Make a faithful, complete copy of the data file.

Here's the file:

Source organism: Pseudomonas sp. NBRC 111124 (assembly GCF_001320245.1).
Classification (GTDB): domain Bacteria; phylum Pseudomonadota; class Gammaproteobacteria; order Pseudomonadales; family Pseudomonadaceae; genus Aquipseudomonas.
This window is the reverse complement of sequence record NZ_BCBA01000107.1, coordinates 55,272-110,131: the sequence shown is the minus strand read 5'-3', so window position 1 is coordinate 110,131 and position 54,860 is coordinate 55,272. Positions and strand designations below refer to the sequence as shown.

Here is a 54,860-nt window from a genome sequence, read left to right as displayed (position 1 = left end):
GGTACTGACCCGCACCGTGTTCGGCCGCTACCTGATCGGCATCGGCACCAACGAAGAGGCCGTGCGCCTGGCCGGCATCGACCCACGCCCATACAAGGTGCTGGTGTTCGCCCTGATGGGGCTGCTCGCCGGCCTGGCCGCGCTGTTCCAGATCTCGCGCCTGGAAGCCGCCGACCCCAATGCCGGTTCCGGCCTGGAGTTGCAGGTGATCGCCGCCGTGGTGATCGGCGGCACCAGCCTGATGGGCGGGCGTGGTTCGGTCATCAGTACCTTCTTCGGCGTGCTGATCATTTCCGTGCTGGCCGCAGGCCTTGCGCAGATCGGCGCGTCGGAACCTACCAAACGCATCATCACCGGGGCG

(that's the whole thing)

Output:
Source organism: Pseudomonas sp. NBRC 111124 (assembly GCF_001320245.1).
Classification (GTDB): domain Bacteria; phylum Pseudomonadota; class Gammaproteobacteria; order Pseudomonadales; family Pseudomonadaceae; genus Aquipseudomonas.
This window is the reverse complement of sequence record NZ_BCBA01000107.1, coordinates 55,272-110,131: the sequence shown is the minus strand read 5'-3', so window position 1 is coordinate 110,131 and position 54,860 is coordinate 55,272. Positions and strand designations below refer to the sequence as shown.

Here is a 54,860-nt window from a genome sequence, read left to right as displayed (position 1 = left end):
GGTACTGACCCGCACCGTGTTCGGCCGCTACCTGATCGGCATCGGCACCAACGAAGAGGCCGTGCGCCTGGCCGGCATCGACCCACGCCCATACAAGGTGCTGGTGTTCGCCCTGATGGGGCTGCTCGCCGGCCTGGCCGCGCTGTTCCAGATCTCGCGCCTGGAAGCCGCCGACCCCAATGCCGGTTCCGGCCTGGAGTTGCAGGTGATCGCCGCCGTGGTGATCGGCGGCACCAGCCTGATGGGCGGGCGTGGTTCGGTCATCAGTACCTTCTTCGGCGTGCTGATCATTTCCGTGCTGGCCGCAGGCCTTGCGCAGATCGGCGCGTCGGAACCTACCAAACGCATCATCACCGGGGCG